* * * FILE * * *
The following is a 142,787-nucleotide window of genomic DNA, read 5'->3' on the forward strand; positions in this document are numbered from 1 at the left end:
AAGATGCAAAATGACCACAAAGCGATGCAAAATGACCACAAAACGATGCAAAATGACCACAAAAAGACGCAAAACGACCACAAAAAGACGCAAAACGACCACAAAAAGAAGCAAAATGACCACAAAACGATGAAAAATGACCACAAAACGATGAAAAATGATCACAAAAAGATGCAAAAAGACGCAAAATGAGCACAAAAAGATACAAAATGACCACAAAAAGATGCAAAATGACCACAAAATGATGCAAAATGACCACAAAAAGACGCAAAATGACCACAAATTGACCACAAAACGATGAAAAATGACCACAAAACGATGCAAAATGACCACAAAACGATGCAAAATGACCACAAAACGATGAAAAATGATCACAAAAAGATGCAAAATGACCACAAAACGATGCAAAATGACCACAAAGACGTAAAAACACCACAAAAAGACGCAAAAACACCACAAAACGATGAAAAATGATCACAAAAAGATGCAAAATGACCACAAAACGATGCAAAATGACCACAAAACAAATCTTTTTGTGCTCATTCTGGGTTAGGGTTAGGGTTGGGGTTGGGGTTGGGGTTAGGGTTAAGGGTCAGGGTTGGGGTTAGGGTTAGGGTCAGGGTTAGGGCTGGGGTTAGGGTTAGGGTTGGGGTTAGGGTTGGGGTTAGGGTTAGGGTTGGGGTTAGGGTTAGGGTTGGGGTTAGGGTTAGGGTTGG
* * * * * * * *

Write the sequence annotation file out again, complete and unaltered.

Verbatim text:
The following is a 142,787-nucleotide window of genomic DNA, read 5'->3' on the forward strand; positions in this document are numbered from 1 at the left end:
AAGATGCAAAATGACCACAAAGCGATGCAAAATGACCACAAAACGATGCAAAATGACCACAAAAAGACGCAAAACGACCACAAAAAGACGCAAAACGACCACAAAAAGAAGCAAAATGACCACAAAACGATGAAAAATGACCACAAAACGATGAAAAATGATCACAAAAAGATGCAAAAAGACGCAAAATGAGCACAAAAAGATACAAAATGACCACAAAAAGATGCAAAATGACCACAAAATGATGCAAAATGACCACAAAAAGACGCAAAATGACCACAAATTGACCACAAAACGATGAAAAATGACCACAAAACGATGCAAAATGACCACAAAACGATGCAAAATGACCACAAAACGATGAAAAATGATCACAAAAAGATGCAAAATGACCACAAAACGATGCAAAATGACCACAAAGACGTAAAAACACCACAAAAAGACGCAAAAACACCACAAAACGATGAAAAATGATCACAAAAAGATGCAAAATGACCACAAAACGATGCAAAATGACCACAAAACAAATCTTTTTGTGCTCATTCTGGGTTAGGGTTAGGGTTGGGGTTGGGGTTGGGGTTAGGGTTAAGGGTCAGGGTTGGGGTTAGGGTTAGGGTCAGGGTTAGGGCTGGGGTTAGGGTTAGGGTTGGGGTTAGGGTTGGGGTTAGGGTTAGGGTTGGGGTTAGGGTTAGGGTTGGGGTTAGGGTTAGGGTTGG